Magazine article The Spectator

Opera: The Coronation of Poppea; la Traviata

Magazine article The Spectator

Opera: The Coronation of Poppea; la Traviata

Article excerpt

The Coronation of Poppea

Opera North, Leeds Grand Theatre, until 30 October, then touring

La traviata

Opera North, Leeds Grand Theatre, in rep, and touring, until 26 February 2015

Virtue, hide thyself! The Coronation of Poppea opens with a warning and closes with a love duet for a concubine and a psychopath, their union celebrated in sinuous melismas over a blameless passacaglia. First performed in 1643, Monteverdi's final opera is all about talking dirty and talking tough. Seductions, threats, boasts and betrayals are snapped, spat, stuttered and smooched over harmonies that pinch and squeeze like a premium-rate sex-line. Does it work in English? Yes and no. There are casualties in Tim Albery's slick, vicious Opera North production, some historical, some poetic, some musical. In Laurence Cummings's hybrid edition, drawn from the Venice and Naples scores, transpositions and cuts proliferate. Yet the emperor's lust for Poppea is palpable to a degree rarely felt in the opera house. This is just as well, for Monteverdi's toxic hero and heroine not only show us their lovemaking but review it for us, detailing the kisses and caresses of the previous night with shameless, self-congratulatory pleasure.

Virtù, Fortuna and Amore wear modern dress, the first a dowdy academic (Claire Pascoe), the second an executive in hooker heels (Ciara Hendrick), the third a flint-eyed teenage boy in high-tops and snapback hat (the brilliant Emilie Renard). Nero (James Laing) and his entourage saunter about in 1960s tailoring, madmen dressed after Mad Men . There are tweeds for Seneca (James Creswell), shoulder holsters for the hitmen Lucano and Liberto (Nicholas Sharratt and Daniel Norman), and a chiffon dressing-gown trimmed with fur for Sandra Piques Eddy's magnetic Poppea. The pit is empty. Two violins, a lirone and a harpsichord sit to one side of the stage; two theorbos, a harp and a second harpsichord on the other. Led from the keyboard, Cummings's orchestration is organic, with the only distinct match of particular instruments to a particular voice -- a honeyed brew of lirone, lutes and harp -- reserved for Poppea. The tiled walls of Hannah Clark's set reflect the sound. Co-ordination is achieved on the breath and with the ears. It follows that the degree of eye-contact between the singers is exemplary, as is their physical freedom.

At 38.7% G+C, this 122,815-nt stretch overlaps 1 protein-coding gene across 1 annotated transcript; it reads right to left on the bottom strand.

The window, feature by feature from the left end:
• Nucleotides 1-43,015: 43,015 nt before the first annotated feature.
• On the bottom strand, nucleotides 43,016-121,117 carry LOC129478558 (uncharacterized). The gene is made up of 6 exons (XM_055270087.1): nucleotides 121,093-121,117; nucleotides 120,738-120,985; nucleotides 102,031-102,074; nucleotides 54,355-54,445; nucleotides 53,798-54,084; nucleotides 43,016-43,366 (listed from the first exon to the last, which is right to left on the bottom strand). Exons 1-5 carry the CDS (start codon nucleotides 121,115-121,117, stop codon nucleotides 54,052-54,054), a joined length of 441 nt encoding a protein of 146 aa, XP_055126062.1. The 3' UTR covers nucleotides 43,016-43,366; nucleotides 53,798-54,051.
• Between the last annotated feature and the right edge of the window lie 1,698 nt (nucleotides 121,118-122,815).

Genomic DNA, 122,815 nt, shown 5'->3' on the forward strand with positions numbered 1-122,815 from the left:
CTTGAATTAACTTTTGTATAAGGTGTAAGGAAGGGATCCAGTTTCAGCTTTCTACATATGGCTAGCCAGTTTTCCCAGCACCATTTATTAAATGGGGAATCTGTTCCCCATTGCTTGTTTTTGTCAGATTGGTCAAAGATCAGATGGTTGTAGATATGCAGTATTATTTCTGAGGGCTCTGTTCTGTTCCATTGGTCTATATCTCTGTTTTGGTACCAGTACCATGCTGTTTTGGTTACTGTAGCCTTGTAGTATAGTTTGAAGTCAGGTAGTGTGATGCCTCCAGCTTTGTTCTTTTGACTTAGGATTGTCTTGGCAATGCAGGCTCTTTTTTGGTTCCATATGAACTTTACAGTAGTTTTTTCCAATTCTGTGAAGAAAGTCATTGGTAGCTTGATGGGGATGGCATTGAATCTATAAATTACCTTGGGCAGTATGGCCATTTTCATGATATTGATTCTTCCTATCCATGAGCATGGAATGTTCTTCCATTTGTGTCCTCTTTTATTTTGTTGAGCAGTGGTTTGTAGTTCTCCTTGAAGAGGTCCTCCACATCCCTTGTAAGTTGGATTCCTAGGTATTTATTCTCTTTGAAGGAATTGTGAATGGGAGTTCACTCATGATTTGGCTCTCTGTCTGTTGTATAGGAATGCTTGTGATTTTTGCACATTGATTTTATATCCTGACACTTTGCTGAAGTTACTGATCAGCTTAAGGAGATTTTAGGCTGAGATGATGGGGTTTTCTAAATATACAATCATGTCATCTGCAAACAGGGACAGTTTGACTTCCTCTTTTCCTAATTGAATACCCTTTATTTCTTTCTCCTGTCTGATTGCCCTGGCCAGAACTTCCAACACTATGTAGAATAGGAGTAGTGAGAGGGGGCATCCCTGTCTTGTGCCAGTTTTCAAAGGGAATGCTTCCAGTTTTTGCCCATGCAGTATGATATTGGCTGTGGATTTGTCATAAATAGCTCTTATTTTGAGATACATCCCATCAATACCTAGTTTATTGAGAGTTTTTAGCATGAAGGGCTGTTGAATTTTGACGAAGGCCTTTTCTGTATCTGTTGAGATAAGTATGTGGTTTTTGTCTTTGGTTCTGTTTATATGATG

Piques Eddy dominates, a compelling and seductive actress and singer. Half of the fascination we have with Poppea's ascent to the throne is in seeing her reaction as her insinuations are translated into death sentences. …

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